Society of Urologic Oncology (SUO) 21st Annual Meeting

SUO 2020: Systemic Therapy for Metastatic Urothelial Carcinoma

( At this year's Society of Urologic Oncology (SUO) annual meeting Vadim S. Koshkin presented on systemic therapy for metastatic urothelial carcinoma. The current state of first-line metastatic urothelial carcinoma is shown in Figure 1.

Figure 1 – Current state of first-line treatment of metastatic urothelial carcinoma:


In recent years, there have been several front-line clinical trials in metastatic urothelial carcinoma (Figure 2).

Another important study that needs to be mentioned is the landmark JAVELIN bladder 100 study1 randomizing metastatic bladder cancer patients after first-line chemotherapy to either best standard of care or best standard of care + Avelumab switch maintenance therapy once every 2 weeks. This study demonstrated a clear overall survival advantage to the avelumab arm with a median overall survival advantage of more than 7 months (21.4 vs. 14.3 months, HR 0.69 [95% CI 0.56-0.86]) (Figure 3).

Figure 2 – Front-line clinical trials in metastatic urothelial carcinoma:


Figure 3 – The JAVELIN Bladder 100 trial:


Due to the significant improvement recently seen in the survival of metastatic bladder cancer patients, it is now imperative that we think of the next logical step of 3rd line therapy (Figure 4). The available options following immunotherapy are shown in table 1, describing some of the exciting new drugs that have been recently analyzed and published in high-impact journal publications such as Enfortumab vedotin2 and Erdafitinib3, resulting in a new treatment paradigm, as shown in Figure 5.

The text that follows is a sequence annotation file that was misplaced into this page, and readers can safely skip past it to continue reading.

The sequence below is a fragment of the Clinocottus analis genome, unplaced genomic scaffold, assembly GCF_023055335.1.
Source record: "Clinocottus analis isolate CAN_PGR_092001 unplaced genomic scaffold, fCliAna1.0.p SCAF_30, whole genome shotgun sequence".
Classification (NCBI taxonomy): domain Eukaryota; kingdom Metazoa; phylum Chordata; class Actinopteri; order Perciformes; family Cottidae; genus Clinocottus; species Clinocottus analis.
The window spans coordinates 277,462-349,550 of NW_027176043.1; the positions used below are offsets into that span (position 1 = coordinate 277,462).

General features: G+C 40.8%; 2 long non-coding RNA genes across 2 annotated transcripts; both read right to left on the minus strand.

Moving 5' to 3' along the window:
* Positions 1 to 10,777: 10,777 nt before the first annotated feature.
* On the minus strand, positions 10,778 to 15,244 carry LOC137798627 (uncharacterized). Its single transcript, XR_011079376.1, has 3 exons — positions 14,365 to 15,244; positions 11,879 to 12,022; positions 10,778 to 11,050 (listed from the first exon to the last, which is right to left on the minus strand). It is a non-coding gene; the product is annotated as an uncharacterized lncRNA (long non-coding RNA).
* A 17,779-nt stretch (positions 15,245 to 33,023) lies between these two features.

Figure 4 – Treatment paradigm for metastatic bladder cancer patients:


Table 1- Treatment options following immunotherapy in metastatic bladder cancer patients:


Figure 5 – New treatment paradigms for metastatic bladder cancer patients:


Next, Dr. Koshkin moved on to describe the available front-line treatment options for another important group of patients, the cisplatin-ineligible metastatic bladder cancer patients. For these patients, there are some promising results for the combination of pembrolizumab and Enfortumab vedotin with an objective response rate of 73% with 12 months overall survival rate of 81%4 (Figure 6).

Figure 6 – Selected front line trials for cisplatin-ineligible patients:


In summary, platinum-based chemotherapy remains the established front-line therapy in metastatic urothelial cancer, now followed by anti-PD-1/PD-L1. Enfortumab vedotin is an active drug in the post immunotherapy setting and moving into earlier treatment settings. Erdafitinib is available for molecularly selected platinum-refractory patients. Lastly, metastatic urothelial carcinoma treatment can inform treatment and trial design in the perioperative setting.


Presented by:  Vadim S. Koshkin, MD, University of California, San Francisco 

Written by: Hanan Goldberg, MD, MSc, Assistant Professor, Urology Department, SUNY Upstate Medical University, Syracuse, NY, USA, @GoldbergHanan during at the 21st Annual Meeting of the Society of Urologic Oncology (SUO), December 3-5, Virtual Conference 

1. Powles T, Park SH, Voog E, et al. Avelumab Maintenance Therapy for Advanced or Metastatic Urothelial Carcinoma. New England Journal of Medicine 2020; 383(13): 1218-30.
2. Rosenberg JE, O’Donnell PH, Balar AV, et al. Pivotal Trial of Enfortumab Vedotin in Urothelial Carcinoma After Platinum and Anti-Programmed Death 1/Programmed Death Ligand 1 Therapy. Journal of Clinical Oncology 2019; 37(29): 2592-600.
3. Loriot Y, Necchi A, Park SH, et al. Erdafitinib in Locally Advanced or Metastatic Urothelial Carcinoma. New England Journal of Medicine 2019; 381(4): 338-48.
4. Rosenberg JE, Flaig TW, Friedlander TW, et al. Study EV-103: Preliminary durability results of enfortumab vedotin plus pembrolizumab for locally advanced or metastatic urothelial carcinoma. Journal of Clinical Oncology 2020; 38(6_suppl): 441-.

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